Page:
Developers Tried to Bring in Workforce, Affordable Housing to Terminal Street

The owners of the Charlestown Commerce Center on Terminal Street said this week that they tried to bring a housing and rehearsal space product to the long-time commercial building, but were turned away before any public process could start.

Now, they said they are still pursuing a plan that City officials would like to see, but also would like to be able to bring their case for the housing plan to the community.

Developer/Restaurateur Paul Roiff and Kevin Joyce, along with Jack Kelly, are trying to get the word out to the community about their former plan in hopes that the community might make a call to hear what it entails – something they were prohibited from through official channels.

“We have owned that building for 27 years and in 27 years it has never been half-full,” said Roiff. “It’s half-full because it’s eight stories tall and no industry wants to go up on the top floor…We learned over the last year or so that we were outside the Chapter 91 boundaries (for the waterfront) after the Nancy Sales Co. building was proposed. We figured we’d to the same thing because that’s what everyone else was doing on the waterfront…We spent a lot of time and money on it.”

Said Joyce, “We’re hoping the people of Charlestown know we tried. We did several versions of the plan and changed it a lot. We’re still trying to go forward, but we wanted people to know we tried to respond to the community’s concern…We’re not trying to keep the proposal going on the housing; we’re just disappointed…It’s been going on since last June, and we’re trying to get to the community.”

That concern discussed above is workforce housing and affordable housing, and it’s been at the top of the list of concerns at nearly every meeting in the Town for several years.

Roiff said they were in a unique position to capitalize on providing moderately-priced units on the waterfront, while allowing all the current tenants to stay and to create coveted artist rehearsal and performance space. They also were looking to do some artist live/work space there, and to include a boat/ferry dock as an amenity and possible alternative transportation amenity.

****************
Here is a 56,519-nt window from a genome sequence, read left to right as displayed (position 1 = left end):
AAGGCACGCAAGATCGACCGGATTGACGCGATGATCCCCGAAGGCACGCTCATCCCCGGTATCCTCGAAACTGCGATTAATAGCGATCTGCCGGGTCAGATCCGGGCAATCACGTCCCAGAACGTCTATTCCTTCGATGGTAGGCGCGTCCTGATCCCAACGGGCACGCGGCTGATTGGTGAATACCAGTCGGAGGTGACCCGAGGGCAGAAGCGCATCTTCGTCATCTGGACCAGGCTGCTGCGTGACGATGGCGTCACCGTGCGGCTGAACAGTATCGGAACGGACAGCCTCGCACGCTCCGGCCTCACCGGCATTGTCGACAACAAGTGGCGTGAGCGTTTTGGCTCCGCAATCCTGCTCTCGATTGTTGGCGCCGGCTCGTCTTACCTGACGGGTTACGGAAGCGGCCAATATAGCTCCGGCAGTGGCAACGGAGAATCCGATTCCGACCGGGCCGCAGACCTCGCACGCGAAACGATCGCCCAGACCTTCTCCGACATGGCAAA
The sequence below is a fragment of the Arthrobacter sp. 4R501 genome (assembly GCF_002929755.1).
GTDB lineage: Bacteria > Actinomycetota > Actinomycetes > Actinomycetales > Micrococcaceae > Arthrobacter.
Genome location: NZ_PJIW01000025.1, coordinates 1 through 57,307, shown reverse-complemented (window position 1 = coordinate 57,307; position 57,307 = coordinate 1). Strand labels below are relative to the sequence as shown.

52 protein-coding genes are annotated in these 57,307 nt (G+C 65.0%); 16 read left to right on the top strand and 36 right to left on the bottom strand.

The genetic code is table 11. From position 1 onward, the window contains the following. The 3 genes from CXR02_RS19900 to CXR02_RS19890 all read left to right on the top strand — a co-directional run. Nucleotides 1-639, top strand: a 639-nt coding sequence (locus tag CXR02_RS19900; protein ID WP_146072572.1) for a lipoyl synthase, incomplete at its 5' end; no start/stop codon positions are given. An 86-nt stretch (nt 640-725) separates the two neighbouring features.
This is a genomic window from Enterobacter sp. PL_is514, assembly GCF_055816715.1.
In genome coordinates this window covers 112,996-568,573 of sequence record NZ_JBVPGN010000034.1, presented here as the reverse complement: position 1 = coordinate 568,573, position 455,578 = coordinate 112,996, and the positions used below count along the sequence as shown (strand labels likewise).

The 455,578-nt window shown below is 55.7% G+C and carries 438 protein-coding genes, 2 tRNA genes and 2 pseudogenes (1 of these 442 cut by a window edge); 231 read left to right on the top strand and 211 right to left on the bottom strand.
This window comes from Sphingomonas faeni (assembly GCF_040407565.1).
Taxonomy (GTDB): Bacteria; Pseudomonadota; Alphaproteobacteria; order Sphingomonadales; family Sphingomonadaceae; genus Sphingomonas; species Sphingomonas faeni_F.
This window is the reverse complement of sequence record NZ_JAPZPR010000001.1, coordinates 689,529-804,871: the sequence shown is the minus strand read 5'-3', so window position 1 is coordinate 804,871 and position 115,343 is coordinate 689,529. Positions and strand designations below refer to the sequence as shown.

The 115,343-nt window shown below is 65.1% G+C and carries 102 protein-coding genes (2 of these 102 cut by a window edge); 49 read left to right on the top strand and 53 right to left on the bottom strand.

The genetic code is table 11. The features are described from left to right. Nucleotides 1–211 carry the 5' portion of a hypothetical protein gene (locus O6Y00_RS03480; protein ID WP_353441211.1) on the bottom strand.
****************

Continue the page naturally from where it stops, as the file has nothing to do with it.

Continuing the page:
He said they had planned about 350 units there, with 45 of them being affordable by City statute. Beyond that, Roiff and Joyce said they had planned to price the other units at an affordable rate, between $300,00 and $650,000.

“We heard the community wanted housing and we were in a position to create some affordably priced housing because we owned the building a long time and because there is so much space there,” he said.

Kelly said he is working with them because he believes the previous plan is a good opportunity for Charlestown families – particularly those trying to keep younger family members in the Town as it gets more and more expensive.

“I believe this is an opportunity – a really good opportunity – to get affordable housing into Charlestown,” he said. “People have issues with development not necessarily because it will help people stay in Charlestown, but because people can’t afford to stay here and also have to put up with construction…We have an opportunity here to keep working-class people in Town, and no one gets to hear the plan…What we want is simply to have a chance to have this talked about in the community so we can present the idea to the community.”

Roiff and Joyce said they spent a great deal of time and money over the last year to develop the housing plan. Being outside of the Chapter 91 boundaries was an eye-opener as they had believed for more than 20 years that the building was restricted by those waterways requirements. Once they learned it wasn’t, they began to develop the housing plan.

Nearly a year later, and after investing a great deal in the design work, they were told by the City and state that the plan was an inconsistent use with the area – even though there are apartments in the same style across the street.

Despite having the support of elected officials like Councilor Lydia Edwards, they also met with stiff opposition, they said, from MassPort and the Conservation Law Foundation (CLF).

Now, instead of housing, the City has suggested the owners do a re-design and pursue a Research and Development concept. They have taken them on a tour of the Black Falcon Terminal in South Boston’s Marine Industrial Park, and suggested something along those lines. Both said they would pursue what the City is after, but they would also like to let the community know what the former plan was, and hear whether or not they like it.

“All we are saying is we want to put this before the community and see what they think about it,” said Kelly. “Maybe they won’t like it, but we never were able to get to that point.”

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